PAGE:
Monday, October 18, 2010

Beginning teaching in the Gambia

It is hard to believe that we have been here in West Africa less than two weeks. For some reason it seems that we have been here much longer already! Perhaps that is an indication that we are able to pick up from our former experience teaching in Africa, in both Nigeria and Tanzania. Indeed, aside from the considerable heat (between 28-32 degrees C indoors) and humidity, we have not found the adjustment very difficult. And we do realize that this represents the answer to many prayers on our behalf. So we thank all those who prayed! The Lord has answered our prayers in a wonderful way. So it is time that we update you on what has happened in these first days in the Gambia.

Adrian at Barcelona airport

To begin with, our travels went very smoothly - something we have learned not to take for granted - and we are grateful for prayers for safe travel! We left Toronto on Monday afternoon, Oc.5, and flew BA to London, Heathrow. By noon of Oct. 5 we were on our way to Barcelona, where we made the transition with AirMorocco to fly to Casablanca and Banjul. We arrived almost exactly on schedule at midnight that Tuesday - a feat that is by no means the norm, as we discovered.

CVM House -- The sign above the door reads 'Welcome to CVM House, The Gambia, West Africa

It was great to meet Martin, the driver assistant of the Christian Volunteer Movement (CVM) here in the Gambia, who took us to the compound rented by CVM in Kololi, one of the "suburbs" of Banjul, not too far from the ocean. This is the place which we will regard as home for the next few weeks. It did not take long to find a bed - after such travels we were thankful to sleep on solid ground.It has not been difficult to settle in. The home, two concrete buildings, is relatively new and well-built, thus in good shape, and with running water.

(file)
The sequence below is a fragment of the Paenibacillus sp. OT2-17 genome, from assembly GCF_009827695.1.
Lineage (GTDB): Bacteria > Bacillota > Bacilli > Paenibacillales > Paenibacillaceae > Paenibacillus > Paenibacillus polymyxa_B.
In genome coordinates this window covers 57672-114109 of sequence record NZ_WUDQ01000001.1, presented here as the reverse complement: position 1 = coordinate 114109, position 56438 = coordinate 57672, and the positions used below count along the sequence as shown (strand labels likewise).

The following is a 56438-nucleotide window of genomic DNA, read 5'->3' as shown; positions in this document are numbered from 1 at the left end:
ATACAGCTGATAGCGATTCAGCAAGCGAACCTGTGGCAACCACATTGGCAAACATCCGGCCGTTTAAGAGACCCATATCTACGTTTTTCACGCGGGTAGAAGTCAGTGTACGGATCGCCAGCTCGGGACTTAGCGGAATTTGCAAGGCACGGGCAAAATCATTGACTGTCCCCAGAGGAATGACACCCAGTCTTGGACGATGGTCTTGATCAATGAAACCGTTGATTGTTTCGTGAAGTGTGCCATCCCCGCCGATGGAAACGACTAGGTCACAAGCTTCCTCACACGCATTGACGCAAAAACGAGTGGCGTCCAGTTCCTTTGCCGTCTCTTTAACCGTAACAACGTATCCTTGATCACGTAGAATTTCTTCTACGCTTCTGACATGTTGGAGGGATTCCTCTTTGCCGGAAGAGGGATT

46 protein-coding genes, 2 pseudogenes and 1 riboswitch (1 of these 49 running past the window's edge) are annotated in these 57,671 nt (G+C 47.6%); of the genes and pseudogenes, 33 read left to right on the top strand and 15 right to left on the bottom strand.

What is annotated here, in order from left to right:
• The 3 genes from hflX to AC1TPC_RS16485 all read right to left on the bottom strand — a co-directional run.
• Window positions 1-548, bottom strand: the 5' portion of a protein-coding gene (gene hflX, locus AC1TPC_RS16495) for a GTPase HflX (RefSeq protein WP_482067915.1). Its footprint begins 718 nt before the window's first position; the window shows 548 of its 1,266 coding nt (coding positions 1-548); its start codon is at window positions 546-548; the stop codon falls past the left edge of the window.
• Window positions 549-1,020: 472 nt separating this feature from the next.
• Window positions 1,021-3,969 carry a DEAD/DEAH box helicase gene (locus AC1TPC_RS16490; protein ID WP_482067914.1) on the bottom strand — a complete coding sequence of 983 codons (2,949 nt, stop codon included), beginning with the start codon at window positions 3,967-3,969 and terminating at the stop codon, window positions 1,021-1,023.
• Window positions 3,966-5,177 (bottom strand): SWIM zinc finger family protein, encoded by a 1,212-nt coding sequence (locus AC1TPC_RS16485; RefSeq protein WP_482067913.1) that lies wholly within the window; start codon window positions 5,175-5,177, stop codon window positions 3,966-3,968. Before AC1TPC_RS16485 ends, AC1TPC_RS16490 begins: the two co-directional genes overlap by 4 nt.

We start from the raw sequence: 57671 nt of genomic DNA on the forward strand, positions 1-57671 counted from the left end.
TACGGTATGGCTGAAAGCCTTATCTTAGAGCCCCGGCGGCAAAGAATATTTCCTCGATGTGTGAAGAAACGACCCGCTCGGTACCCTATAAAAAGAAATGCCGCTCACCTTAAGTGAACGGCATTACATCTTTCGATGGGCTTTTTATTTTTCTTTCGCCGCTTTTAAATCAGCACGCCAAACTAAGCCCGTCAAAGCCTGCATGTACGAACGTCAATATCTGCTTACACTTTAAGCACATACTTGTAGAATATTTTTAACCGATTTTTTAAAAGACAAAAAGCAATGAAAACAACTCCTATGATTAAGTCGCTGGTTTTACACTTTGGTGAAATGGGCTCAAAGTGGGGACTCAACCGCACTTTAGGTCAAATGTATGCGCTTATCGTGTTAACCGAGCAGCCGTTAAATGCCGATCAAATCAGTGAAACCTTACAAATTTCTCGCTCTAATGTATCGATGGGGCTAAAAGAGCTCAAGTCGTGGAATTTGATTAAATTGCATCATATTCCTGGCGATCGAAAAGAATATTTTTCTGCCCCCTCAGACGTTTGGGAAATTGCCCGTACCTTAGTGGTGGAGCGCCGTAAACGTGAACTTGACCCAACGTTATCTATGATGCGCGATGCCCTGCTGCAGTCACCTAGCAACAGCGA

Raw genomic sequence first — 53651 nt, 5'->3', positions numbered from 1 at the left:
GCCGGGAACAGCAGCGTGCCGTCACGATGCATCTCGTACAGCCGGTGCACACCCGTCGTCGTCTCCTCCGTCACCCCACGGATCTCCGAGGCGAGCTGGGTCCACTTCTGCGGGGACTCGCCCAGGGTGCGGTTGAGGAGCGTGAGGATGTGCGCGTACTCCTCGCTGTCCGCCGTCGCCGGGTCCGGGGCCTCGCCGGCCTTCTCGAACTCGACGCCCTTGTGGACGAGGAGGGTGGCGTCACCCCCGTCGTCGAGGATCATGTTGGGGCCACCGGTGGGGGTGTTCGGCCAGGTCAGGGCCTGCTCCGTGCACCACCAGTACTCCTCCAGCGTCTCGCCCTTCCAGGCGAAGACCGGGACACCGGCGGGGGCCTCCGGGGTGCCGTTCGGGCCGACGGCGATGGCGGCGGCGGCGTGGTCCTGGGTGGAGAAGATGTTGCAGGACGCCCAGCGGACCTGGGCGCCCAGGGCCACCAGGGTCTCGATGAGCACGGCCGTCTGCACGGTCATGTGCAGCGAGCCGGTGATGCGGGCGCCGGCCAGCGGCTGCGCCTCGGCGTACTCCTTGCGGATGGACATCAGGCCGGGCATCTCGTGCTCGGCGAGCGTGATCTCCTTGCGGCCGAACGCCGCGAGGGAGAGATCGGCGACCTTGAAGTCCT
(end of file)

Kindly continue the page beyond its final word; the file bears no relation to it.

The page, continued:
Archway, the approach to Banjul

Those first days Martin took us around for some essential shopping, particularly for things we would need in teaching, and to orient us to our new environment.

Adrian and Martin near ocean in Banjul

Crocodile (a tame one)

Dance costume (in museum)

Ancient trees

We took much of the rest of the week to prepare for our first classes at the Gambia Theological Institute, an ecumenical institution for pastors and Christian leaders. Wendy was to begin on Friday, and Adrian, Saturday. There was little electricity those first two days, but toward the end of the week the situation improved, and with it our ability both to tolerate the heat (with fans), and to set up email communication, since the internet connection does not work when the power is off.

Faraja Anglican church

Although many of our students are pastors or church planters, in the class we also have some involved in other professions, including two lawyers who are brothers. Our students also represent a number of different countries, including Ghana, Nigeria, the USA, and Nepal. They are a lively enthusiastic group, not afraid to ask questions! Sometime we have to cut back a bit on questions, so we can present at least a fair percentage of the materials for the course at hand.

Ad for our courses in local paper

Wendy is doing four sessions of five hours on Friday on Introduction to the New Testament, while Adrian on Saturdays for almost six hours introduces students to Systematic Theology. Friday afternoon is prayer time in this country. The courses were advertised in the local papers, and on the radio, and many students were contacted by cell-phone, but even so not all those who had enrolled in previous courses heard about these sessions in time. But the turnout of 11 and 18 in the respective classes the first meeting was sufficient for the courses to be held.

We have not yet met with officials at the University of the Gambia, but by God's grace we hope to do so in the coming week. Thank you for praying with us on these challenges. Prayer is the backbone of our ministry; so, please continue to pray that we may help our students constructively, challenging and providing them with adequate tools for their various ministries.